New research helps explain why some teenagers are more prone to drinking alcohol than others. The study, led by King’s College London’s Institute of Psychiatry (IoP) and published in Proceedings of National Academy of Sciences (PNAS) provides the most detailed understanding yet of the brain processes involved in teenage alcohol abuse.
Alcohol and other addictive drugs activate the dopamine system in the brain which is responsible for feelings of pleasure and reward. Recent studies from King’s IoP found that the RASGRF2 gene is a risk gene for alcohol abuse, however, the exact mechanism involved in this process has, until now, remained unknown.
Professor Gunter Schumann, from the Department of Social, Genetic and Developmental Psychiatry (SGDP) at King’s Institute of Psychiatry and lead author of the study says: “People seek out situations which fulfill their sense of reward and make them happy, so if your brain is wired to find alcohol rewarding, you will seek it out. We now understand the chain of action: how our genes shape this function in our brains and how that, in turn, leads to human behaviour. We found that the RASGRF-2 gene plays a crucial role in controlling how alcohol stimulates the brain to release dopamine, and hence trigger the feeling of reward. So, if people have a genetic variation of the RASGRF-2 gene, alcohol gives them a stronger sense of reward, making them more likely to be heavy drinkers.”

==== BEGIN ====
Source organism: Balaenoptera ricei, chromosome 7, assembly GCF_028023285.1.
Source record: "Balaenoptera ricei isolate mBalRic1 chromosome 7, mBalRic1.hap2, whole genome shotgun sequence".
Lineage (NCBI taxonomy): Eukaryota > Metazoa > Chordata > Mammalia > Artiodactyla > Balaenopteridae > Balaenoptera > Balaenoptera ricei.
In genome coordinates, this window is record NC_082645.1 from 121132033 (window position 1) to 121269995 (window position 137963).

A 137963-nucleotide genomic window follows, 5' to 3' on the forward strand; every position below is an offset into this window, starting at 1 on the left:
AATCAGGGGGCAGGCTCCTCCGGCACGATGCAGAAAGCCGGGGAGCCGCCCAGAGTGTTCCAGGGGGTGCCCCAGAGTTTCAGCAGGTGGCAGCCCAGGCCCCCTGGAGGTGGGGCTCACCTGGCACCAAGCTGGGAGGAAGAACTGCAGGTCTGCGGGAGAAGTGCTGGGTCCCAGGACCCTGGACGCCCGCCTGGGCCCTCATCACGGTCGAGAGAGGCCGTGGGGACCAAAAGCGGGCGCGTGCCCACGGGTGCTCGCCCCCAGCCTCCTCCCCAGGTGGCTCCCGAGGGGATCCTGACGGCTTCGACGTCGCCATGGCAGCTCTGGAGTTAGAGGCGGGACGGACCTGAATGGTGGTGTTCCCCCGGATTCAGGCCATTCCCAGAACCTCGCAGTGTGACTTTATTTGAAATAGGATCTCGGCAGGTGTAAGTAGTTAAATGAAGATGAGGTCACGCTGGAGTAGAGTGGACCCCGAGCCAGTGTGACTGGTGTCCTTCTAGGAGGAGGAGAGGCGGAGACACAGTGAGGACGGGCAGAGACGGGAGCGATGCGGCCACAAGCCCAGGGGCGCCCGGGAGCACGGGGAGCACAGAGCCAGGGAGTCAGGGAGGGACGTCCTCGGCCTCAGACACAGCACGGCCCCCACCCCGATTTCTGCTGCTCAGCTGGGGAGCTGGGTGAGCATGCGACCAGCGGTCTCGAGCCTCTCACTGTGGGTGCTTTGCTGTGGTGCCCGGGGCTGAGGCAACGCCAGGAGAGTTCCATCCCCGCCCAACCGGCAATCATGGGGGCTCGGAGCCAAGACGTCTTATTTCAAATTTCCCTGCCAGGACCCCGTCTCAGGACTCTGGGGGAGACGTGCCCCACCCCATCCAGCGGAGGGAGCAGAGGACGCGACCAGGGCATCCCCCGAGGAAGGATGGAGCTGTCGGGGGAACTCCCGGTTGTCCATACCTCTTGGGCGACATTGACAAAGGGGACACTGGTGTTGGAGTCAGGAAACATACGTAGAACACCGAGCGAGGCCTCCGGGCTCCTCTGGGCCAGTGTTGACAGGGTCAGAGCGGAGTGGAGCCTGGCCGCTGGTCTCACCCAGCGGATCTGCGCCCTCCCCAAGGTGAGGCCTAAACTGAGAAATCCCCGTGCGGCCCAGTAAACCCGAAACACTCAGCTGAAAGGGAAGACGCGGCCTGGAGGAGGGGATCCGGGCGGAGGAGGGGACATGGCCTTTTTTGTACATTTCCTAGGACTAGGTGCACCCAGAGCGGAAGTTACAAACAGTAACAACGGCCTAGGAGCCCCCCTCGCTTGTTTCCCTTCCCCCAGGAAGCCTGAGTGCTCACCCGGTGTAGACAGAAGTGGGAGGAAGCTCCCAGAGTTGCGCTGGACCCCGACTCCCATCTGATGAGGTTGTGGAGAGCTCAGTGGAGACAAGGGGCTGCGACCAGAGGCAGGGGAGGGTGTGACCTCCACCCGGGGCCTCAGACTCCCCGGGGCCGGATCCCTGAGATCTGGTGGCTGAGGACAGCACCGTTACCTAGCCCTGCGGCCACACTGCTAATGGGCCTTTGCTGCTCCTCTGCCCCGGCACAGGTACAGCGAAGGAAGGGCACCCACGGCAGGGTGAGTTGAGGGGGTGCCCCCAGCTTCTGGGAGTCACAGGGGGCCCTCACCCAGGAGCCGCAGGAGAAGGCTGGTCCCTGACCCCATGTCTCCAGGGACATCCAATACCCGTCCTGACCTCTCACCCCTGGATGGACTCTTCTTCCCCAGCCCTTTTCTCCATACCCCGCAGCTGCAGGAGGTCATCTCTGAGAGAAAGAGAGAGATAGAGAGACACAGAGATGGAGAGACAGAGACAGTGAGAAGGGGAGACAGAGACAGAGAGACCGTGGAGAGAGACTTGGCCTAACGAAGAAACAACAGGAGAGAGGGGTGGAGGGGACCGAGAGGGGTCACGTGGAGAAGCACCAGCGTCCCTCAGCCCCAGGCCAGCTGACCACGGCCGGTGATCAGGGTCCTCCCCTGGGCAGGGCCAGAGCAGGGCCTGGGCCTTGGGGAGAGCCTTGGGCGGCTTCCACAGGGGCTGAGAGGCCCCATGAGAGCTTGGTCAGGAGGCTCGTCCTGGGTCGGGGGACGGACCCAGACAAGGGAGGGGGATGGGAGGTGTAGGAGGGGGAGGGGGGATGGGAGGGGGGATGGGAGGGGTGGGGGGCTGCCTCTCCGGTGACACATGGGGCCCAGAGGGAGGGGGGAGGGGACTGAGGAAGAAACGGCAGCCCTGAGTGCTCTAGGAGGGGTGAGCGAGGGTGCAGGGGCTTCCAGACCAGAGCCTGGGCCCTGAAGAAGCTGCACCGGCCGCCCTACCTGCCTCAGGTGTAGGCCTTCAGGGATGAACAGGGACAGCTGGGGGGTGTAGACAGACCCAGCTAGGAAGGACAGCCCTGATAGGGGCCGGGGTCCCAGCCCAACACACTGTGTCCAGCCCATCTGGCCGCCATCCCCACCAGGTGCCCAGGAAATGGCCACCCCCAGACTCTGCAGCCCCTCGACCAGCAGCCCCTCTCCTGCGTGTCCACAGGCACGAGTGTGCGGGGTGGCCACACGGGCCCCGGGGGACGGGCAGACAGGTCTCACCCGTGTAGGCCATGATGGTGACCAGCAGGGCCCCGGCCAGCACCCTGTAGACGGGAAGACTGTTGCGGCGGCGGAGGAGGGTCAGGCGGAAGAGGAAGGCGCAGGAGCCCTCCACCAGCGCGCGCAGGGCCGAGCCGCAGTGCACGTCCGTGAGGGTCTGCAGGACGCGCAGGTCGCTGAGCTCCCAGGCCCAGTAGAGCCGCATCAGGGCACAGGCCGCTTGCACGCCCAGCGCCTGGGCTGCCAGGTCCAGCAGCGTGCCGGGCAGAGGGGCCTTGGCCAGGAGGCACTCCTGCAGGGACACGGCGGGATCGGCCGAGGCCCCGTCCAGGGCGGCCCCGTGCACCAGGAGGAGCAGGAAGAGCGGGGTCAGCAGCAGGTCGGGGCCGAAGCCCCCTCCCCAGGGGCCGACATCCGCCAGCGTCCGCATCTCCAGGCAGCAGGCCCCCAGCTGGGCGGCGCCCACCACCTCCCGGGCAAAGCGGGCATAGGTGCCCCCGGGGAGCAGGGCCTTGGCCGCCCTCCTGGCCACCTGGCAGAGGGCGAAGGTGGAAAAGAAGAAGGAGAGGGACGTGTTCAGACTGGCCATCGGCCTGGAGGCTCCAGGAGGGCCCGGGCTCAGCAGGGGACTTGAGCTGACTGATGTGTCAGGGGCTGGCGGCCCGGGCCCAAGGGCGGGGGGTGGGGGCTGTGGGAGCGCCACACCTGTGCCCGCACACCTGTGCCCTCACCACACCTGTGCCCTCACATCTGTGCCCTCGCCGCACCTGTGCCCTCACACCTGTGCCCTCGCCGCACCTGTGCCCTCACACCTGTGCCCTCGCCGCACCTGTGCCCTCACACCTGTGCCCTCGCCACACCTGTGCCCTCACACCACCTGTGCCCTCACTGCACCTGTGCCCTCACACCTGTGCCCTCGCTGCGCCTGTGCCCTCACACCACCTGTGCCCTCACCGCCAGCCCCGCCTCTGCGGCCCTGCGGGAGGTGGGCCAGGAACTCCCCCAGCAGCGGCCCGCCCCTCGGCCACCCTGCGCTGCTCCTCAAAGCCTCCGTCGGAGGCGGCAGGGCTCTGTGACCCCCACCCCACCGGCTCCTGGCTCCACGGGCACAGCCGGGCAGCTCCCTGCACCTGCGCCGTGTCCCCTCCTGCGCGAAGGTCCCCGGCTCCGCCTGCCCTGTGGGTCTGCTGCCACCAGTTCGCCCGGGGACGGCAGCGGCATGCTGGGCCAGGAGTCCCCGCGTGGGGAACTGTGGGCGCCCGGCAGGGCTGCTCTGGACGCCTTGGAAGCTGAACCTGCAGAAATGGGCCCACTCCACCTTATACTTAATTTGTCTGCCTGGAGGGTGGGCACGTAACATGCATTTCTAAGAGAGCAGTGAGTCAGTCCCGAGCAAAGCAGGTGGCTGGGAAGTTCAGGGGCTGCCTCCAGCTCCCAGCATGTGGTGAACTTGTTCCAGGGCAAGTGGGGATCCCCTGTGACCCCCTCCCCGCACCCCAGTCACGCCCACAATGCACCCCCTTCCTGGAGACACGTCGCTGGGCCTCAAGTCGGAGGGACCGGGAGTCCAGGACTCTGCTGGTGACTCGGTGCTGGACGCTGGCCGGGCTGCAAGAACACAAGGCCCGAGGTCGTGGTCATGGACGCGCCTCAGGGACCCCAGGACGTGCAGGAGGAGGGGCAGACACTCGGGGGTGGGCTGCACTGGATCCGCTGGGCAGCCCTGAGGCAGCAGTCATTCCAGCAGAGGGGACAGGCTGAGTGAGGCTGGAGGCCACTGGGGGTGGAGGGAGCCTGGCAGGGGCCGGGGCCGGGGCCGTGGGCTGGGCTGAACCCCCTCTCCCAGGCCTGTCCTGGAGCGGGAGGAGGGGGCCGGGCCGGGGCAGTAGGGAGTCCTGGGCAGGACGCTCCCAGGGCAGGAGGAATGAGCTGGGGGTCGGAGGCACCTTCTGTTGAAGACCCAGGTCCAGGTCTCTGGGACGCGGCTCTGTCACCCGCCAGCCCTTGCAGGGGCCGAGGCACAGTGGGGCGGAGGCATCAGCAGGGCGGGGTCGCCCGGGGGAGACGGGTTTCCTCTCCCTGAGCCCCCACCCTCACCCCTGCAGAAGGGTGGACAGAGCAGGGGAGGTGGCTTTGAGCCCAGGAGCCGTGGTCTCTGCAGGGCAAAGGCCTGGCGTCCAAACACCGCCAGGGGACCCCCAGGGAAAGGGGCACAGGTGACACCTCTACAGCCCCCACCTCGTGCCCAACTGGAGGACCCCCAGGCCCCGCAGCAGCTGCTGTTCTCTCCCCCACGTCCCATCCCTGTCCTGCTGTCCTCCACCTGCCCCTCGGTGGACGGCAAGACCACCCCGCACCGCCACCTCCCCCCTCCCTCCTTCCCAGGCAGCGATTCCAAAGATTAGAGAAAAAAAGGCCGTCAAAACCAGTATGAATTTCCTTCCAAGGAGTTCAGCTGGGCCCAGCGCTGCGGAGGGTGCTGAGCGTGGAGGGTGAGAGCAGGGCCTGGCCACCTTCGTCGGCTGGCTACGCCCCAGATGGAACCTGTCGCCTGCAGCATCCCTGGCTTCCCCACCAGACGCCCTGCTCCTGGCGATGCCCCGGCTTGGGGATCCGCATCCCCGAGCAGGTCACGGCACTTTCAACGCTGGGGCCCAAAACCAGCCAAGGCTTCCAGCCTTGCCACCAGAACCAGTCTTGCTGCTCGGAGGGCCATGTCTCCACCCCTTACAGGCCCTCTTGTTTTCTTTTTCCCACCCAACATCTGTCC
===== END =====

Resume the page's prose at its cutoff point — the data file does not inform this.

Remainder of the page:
Approximately 6 out of 10 young people aged 11-15 in England report drinking, a figure which has remained relatively stable over the past 20 years. However, binge drinking has become more common, with teenagers reportedly drinking an average of 6 units per week in 1994 and 13 units per week in 2007. In the UK, around 5,000 teenagers are admitted to hospital every year for alcohol-related reasons. Teenage alcohol abuse is also linked to poor brain development, health problems in later life, risk taking behaviour (drunk driving, unsafe sex) and antisocial behaviour. Read More…
Source: King’s College London